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Have you left space to think: is negative space positive?

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Often what you leave out is just as important as what you leave in.

There’s a temptation when writing and designing that you want to cram in as much as possible.

Especially in the case of print communications, the reasoning used is that we’ve paid for the paper and the space, so we’d better fill up every square centimetre.

But don’t you think your reader needs a little space to breathe in? To think about what you’re trying to tell them? To allow them some calm places to go to and rock in the foetal position while considering your argument….

Whether it’s writing a flyer, proposal, an email or having a logo, a magazine page, or a website designed, sometimes the things you don’t add makes the piece more powerful than the things you do. This is often achieved by the use of negative space.

In print design, the use of negative space is often called white space – it’s the space that doesn’t hold any content and it’s usually the key aspect of what makes or breaks a design.

So what’s white space? It’s the places that you promote your products without words. Or pictures. Or anything else. It’s the places that give words ample space to weave their magic in the reader’s mind.

There’s an excellent introduction to the theory and use of whitespace and its importance in design (by Mark Boulton), that’s worth reading. Written in plain, simple language, the article clearly shows how white or negative space can be used to great effect.

In a nutshell, white space is the spacing between different elements – between the actual sections of the page even the space between letters in a word. In most cases, white space is used to space out content for easier and faster scanning of a page – removing the need to put in specific separating elements.

White or negative space is also used in shop design. Let’s say you’re in a store. It’s not a comfortable or pleasant experience if you can’t move around due to the overcrowded aisles. There’s just too much to look at and you have neither the time nor the patience to find what you originally came in looking for. It’s not nice.

This is one of the key features why Apple stores work so well. They’re minimalist and a large amount of the shop floor is given to the products themselves. They are the heroes.

So what does this all have to do with business writing? Well, quite a lot. On its own, fabulous copy doesn’t convince your readers to give away their time, to read your work.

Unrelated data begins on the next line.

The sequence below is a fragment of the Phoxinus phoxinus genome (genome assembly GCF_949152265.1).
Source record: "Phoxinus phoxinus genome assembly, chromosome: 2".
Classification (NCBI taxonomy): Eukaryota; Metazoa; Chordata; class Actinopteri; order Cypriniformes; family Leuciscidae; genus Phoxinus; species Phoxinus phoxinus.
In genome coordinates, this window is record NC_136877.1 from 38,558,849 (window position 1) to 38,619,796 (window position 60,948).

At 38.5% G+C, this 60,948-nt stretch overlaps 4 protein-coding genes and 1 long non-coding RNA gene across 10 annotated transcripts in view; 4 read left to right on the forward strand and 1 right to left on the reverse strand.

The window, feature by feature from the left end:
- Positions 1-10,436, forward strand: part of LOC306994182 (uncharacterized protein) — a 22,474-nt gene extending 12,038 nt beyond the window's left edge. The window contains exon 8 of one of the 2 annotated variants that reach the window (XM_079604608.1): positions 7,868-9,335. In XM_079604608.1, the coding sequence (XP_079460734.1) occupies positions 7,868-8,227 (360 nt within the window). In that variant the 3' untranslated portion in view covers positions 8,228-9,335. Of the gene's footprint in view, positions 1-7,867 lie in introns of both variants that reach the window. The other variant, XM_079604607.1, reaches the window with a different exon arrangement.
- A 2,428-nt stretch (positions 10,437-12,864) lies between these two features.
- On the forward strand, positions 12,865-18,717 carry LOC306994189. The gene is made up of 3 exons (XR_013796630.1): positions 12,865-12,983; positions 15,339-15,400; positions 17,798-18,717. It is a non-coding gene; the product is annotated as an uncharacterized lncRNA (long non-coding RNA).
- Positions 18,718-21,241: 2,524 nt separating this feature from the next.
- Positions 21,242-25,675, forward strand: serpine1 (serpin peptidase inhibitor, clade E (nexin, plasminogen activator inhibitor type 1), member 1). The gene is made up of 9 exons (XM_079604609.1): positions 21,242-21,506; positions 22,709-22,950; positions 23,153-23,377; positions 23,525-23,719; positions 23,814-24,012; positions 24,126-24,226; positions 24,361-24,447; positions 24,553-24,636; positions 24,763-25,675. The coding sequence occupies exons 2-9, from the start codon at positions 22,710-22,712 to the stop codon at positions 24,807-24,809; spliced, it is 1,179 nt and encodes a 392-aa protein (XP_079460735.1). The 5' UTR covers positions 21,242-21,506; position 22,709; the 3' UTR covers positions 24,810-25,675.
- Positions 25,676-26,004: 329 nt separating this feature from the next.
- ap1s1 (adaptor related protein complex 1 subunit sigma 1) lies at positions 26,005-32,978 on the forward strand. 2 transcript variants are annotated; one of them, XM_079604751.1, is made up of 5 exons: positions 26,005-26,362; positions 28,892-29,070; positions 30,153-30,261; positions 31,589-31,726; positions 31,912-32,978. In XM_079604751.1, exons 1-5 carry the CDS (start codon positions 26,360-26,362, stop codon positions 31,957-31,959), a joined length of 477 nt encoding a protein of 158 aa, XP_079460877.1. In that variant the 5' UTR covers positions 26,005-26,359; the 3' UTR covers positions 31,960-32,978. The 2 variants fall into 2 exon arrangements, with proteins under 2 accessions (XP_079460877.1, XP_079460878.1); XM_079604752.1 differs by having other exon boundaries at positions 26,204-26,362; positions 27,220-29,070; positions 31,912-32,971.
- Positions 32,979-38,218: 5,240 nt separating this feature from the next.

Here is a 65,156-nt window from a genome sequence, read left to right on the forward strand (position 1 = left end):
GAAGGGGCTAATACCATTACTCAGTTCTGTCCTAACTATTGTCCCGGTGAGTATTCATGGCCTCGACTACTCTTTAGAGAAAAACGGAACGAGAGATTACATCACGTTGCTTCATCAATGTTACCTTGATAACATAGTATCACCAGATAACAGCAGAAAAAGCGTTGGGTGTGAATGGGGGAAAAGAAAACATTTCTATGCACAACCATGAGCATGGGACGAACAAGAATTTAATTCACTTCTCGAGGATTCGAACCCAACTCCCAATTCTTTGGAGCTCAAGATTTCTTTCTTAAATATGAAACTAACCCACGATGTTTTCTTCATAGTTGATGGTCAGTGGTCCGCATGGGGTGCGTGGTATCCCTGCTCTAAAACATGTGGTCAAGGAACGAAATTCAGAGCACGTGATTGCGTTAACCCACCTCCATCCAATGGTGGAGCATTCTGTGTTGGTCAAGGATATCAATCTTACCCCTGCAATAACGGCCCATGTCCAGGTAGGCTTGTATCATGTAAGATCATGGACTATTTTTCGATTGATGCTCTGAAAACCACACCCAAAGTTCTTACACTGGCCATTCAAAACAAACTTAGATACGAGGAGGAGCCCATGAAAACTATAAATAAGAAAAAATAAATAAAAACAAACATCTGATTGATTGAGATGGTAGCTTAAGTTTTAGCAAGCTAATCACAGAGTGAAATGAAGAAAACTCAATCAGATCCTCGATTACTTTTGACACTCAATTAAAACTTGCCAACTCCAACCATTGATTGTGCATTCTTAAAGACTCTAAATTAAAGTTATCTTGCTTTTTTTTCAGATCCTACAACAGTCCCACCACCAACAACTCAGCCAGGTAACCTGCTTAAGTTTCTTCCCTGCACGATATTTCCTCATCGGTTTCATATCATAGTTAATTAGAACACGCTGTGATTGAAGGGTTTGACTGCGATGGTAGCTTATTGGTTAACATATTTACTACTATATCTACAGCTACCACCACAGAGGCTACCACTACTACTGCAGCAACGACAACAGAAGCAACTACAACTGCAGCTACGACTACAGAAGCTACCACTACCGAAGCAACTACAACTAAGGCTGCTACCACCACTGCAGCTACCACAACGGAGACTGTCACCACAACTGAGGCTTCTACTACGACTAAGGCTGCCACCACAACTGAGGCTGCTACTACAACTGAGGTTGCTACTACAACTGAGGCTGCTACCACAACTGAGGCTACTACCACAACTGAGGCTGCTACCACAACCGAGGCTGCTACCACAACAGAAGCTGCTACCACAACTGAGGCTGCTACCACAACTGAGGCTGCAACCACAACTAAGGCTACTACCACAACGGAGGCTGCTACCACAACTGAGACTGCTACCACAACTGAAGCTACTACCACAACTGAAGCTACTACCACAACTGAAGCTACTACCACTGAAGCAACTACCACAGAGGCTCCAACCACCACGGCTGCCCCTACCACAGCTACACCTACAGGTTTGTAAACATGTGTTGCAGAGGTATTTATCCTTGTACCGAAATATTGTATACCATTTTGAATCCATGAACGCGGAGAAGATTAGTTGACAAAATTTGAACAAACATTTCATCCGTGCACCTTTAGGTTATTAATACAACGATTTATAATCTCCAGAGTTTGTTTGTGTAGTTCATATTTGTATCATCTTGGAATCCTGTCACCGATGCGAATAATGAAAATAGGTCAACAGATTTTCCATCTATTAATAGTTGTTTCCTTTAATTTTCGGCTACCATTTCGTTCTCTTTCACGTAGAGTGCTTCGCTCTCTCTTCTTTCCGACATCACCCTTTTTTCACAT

This is exactly where simplicity, editing and white space all converge.

Used together correctly, they can enhance the performance of a document, web-site, improve readability and make a great first impression.

Learning the skill of asking oneself “does this really need to be here?” is the first step towards creating simplicity. The next is to understand the motivations of your audience.

Without knowledge of your audience, you cannot create for simplicity.

When you know the audience who will be looking at and reading your work, you can present it in a way that appeals to them.

If you are writing for anything vaguely upmarket or prestigious, especially items such as cosmetics and jewellery, plan on allowing your designer at least 25% of the available space to play with – 50% would be better. Too much copy and clutter will kill the ambience.

If you find you’ve written to many words, then get ruthless and edit it down. The best designs are simple, because they contain no unnecessary elements – and contain the necessary elements in a way that seems logical.

Remember that simplicity doesn’t equal boring. Simplicity doesn’t equal shallow. Simplicity is especially important when writing and designing information- and media-rich interfaces.

 

What do you think of negative space? Is it positive? Let us know below, in the comments.

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2 Comments

    • Di Mace

      August 24, 2011

      Post a Reply

      Deb,, you’ve made my day by saying that. I don’t set out to do that in writing, but if that’s a side/hidden benefit that you get, I’m over the moon.

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